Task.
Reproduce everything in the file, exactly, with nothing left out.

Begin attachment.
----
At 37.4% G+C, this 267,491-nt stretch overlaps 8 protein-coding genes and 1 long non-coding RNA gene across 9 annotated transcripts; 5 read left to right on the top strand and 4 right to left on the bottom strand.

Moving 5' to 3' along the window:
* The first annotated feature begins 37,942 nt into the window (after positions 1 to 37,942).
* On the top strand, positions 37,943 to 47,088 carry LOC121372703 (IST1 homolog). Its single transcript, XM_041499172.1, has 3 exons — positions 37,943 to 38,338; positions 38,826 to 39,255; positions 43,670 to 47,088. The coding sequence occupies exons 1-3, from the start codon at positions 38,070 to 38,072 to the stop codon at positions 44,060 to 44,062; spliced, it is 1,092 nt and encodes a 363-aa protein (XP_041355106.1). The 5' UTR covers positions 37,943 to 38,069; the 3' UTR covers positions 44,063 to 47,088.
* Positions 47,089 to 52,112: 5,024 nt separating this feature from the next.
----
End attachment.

At 37.4% G+C, this 267,491-nt stretch overlaps 8 protein-coding genes and 1 long non-coding RNA gene across 9 annotated transcripts; 5 read left to right on the top strand and 4 right to left on the bottom strand.

Moving 5' to 3' along the window:
* The first annotated feature begins 37,942 nt into the window (after positions 1 to 37,942).
* On the top strand, positions 37,943 to 47,088 carry LOC121372703 (IST1 homolog). Its single transcript, XM_041499172.1, has 3 exons — positions 37,943 to 38,338; positions 38,826 to 39,255; positions 43,670 to 47,088. The coding sequence occupies exons 1-3, from the start codon at positions 38,070 to 38,072 to the stop codon at positions 44,060 to 44,062; spliced, it is 1,092 nt and encodes a 363-aa protein (XP_041355106.1). The 5' UTR covers positions 37,943 to 38,069; the 3' UTR covers positions 44,063 to 47,088.
* Positions 47,089 to 52,112: 5,024 nt separating this feature from the next.